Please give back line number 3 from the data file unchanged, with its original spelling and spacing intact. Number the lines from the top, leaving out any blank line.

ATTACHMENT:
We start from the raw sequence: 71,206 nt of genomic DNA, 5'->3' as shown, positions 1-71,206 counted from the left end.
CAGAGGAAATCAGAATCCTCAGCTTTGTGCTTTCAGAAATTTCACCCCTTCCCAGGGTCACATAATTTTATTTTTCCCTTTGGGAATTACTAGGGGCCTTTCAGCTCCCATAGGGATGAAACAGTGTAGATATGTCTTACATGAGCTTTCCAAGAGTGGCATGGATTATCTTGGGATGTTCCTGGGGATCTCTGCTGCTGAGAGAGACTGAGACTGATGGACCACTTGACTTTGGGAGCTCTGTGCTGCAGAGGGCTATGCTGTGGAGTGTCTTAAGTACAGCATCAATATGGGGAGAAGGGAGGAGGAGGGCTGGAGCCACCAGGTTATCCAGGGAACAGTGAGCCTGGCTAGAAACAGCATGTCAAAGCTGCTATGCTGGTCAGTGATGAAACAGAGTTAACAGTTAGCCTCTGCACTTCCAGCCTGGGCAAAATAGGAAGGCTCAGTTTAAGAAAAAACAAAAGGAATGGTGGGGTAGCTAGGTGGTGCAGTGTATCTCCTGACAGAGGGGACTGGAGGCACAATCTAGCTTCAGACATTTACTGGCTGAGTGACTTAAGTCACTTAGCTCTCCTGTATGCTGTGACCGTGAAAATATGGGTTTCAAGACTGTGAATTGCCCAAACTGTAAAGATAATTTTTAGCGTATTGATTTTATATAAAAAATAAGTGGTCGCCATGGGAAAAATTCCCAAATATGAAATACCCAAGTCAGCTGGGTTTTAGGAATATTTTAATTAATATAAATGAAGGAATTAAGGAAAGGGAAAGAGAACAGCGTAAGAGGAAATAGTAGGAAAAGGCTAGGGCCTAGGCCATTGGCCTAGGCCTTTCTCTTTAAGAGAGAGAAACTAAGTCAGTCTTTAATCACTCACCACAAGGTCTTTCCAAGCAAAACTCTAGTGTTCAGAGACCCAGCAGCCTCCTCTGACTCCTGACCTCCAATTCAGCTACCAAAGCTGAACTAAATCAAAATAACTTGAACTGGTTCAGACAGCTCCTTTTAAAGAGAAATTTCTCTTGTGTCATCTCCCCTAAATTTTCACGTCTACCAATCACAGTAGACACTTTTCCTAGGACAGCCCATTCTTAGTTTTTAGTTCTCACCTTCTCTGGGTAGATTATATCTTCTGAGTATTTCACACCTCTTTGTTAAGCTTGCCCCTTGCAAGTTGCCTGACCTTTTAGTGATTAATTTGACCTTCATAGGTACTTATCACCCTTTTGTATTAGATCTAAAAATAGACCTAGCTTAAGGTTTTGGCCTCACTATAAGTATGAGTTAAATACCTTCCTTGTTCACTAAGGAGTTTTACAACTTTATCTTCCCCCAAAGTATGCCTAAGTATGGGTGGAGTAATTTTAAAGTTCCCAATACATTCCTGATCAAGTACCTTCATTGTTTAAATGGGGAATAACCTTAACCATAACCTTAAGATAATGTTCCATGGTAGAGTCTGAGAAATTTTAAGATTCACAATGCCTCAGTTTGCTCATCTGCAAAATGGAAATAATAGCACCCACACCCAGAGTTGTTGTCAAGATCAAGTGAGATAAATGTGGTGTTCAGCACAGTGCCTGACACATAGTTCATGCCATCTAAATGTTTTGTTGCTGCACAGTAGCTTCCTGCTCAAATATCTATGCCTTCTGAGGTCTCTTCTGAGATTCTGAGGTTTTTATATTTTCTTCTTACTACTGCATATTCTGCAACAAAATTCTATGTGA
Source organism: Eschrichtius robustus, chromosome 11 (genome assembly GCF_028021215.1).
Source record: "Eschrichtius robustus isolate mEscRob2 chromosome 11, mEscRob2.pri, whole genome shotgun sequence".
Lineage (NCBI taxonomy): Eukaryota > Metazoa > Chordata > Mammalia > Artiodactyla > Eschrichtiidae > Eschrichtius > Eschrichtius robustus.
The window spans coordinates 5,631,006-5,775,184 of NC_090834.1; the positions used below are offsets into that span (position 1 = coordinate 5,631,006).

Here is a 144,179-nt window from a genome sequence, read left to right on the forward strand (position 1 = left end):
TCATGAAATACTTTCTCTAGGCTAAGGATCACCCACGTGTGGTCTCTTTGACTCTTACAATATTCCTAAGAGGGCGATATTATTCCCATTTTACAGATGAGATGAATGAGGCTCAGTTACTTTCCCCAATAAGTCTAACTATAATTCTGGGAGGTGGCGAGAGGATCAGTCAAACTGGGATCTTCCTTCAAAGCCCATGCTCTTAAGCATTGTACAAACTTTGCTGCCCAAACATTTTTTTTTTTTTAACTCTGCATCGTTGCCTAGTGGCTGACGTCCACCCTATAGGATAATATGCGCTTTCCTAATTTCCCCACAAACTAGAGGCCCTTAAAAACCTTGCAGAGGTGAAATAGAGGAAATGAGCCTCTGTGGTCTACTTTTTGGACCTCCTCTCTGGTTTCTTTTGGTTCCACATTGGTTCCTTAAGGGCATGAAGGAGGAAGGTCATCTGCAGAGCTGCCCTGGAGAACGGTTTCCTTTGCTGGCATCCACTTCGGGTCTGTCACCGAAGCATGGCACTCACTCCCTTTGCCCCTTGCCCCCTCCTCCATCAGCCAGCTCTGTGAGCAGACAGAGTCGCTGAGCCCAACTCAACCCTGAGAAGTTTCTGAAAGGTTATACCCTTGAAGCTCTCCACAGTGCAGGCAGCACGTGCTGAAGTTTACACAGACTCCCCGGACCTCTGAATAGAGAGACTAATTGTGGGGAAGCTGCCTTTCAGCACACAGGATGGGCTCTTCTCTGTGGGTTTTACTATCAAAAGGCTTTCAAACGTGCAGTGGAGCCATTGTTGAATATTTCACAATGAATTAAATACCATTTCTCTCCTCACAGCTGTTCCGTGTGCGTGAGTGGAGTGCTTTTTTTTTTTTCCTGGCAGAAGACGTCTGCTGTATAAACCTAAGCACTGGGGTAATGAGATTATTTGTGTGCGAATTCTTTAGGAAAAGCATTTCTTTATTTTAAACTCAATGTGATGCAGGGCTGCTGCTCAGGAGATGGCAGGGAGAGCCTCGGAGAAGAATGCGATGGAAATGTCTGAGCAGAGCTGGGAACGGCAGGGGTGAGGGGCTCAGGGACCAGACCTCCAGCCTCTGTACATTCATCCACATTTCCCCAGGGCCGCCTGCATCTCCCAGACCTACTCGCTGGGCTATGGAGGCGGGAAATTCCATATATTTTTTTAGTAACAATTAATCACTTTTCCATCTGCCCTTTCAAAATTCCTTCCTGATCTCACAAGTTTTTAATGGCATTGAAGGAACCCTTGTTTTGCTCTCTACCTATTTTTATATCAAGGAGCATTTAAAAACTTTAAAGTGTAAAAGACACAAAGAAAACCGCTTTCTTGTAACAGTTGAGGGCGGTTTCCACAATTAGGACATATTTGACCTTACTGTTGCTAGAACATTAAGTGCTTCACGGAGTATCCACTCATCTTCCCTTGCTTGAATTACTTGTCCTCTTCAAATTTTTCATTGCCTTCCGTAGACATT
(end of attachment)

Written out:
Source organism: Eschrichtius robustus, chromosome 11 (genome assembly GCF_028021215.1).